Today was a wonderful day, filled with lots of emotion! In the afternoon, It was time for Dave’s yoga class! He had decided to do his class on correcting the condition ‘posterior hip tilt’. Nobody in the class actually had that issue (apart from him), but the exercises could be done by anyone. I could see that he was a bit nervous beforehand, but he did really great, and his sense of humour made the class fun and interesting. I was so proud of him. It would be me up there tomorrow – eek! In Meera’s Philosophy class today, she held a ‘compliment’ circle. The group created a circle with one person sat in the middle, and each person had to say a compliment about the person in the centre. It was incredible and almost everyone ended up crying by the end of the session! (Apart from Dave! We’ll crack him by the end!) Each of the compliments were so genuine and lovely, and it was as much of a joy to give them as it was to receive them. What an amazing ego-boosting exercise! At 6.20pm, I had my meditation class, in which I had decided to focus on the notion of ‘appreciation’. The idea had come from an experience that happened to me in Agonda Beach last month. I had got a splinter stuck in my finger, deep underneath my nail, and I couldn’t believe how painful that tiny little foreign body could be. I explained to the group my stress at trying to find a clinic to remove the splinter and how much it had throbbed and caused me pain. After having the splinter finally removed, I realised that I was actually happier now, than I had been before I had gotten the splinter stuck in my finger! The relief and joy of ‘not having a splinter’ made me realise how good I had had it! I tried to recreate this experience in the class, asking the group to remember a time when they felt physically uncomfortable, and a time when they were emotionally distressed. I hoped that after the meditation, a sense of joy was created when they realised that they could be happy with everything as it is right at this moment. I received good feedback and was pleased with how it went. The other meditations that evening were very interesting! Malin did a very active meditation based on her love of rock climbing, and how free and amazing she feels after reaching the top. Then, Mikel did a fast track session on the Buddhist meditation of ‘Vipassana’. He took us through the 10-day retreat, in 15 minutes, with one day passing every minute.(Now that’s my kind of meditation retreat!) Although it was a short space of time, he managed to give us a good idea of what we would expect if we decided to do a Vipassana retreat ourselves. (I don’t think I’m ready for that yet!)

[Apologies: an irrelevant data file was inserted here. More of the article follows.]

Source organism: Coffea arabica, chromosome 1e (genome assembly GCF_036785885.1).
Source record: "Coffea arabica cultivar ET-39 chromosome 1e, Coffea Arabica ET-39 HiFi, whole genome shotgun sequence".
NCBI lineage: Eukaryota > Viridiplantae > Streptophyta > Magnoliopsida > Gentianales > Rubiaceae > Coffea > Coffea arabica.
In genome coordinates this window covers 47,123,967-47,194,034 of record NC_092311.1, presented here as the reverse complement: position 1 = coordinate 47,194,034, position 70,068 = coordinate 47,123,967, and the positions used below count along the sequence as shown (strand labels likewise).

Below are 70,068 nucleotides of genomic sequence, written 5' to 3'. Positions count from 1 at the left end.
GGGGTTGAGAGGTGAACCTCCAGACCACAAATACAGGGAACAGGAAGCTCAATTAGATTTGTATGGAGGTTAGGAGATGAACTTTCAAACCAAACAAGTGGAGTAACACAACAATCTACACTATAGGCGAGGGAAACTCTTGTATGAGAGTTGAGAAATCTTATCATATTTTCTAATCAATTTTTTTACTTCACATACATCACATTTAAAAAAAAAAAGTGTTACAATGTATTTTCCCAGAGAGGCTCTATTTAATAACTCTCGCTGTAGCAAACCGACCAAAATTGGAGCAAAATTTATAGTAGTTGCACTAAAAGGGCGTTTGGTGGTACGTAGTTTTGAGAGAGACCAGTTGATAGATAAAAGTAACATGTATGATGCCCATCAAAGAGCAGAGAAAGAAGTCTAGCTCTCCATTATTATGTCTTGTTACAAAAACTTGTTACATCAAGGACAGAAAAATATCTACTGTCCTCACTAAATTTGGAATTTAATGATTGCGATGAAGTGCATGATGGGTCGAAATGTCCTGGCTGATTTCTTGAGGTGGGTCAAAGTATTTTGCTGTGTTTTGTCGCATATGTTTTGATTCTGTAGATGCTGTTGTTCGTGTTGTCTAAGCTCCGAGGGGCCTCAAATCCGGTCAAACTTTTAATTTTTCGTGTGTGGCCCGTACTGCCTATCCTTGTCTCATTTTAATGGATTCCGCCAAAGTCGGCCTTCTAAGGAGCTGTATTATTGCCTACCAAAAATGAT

Day 20 – Friday (His)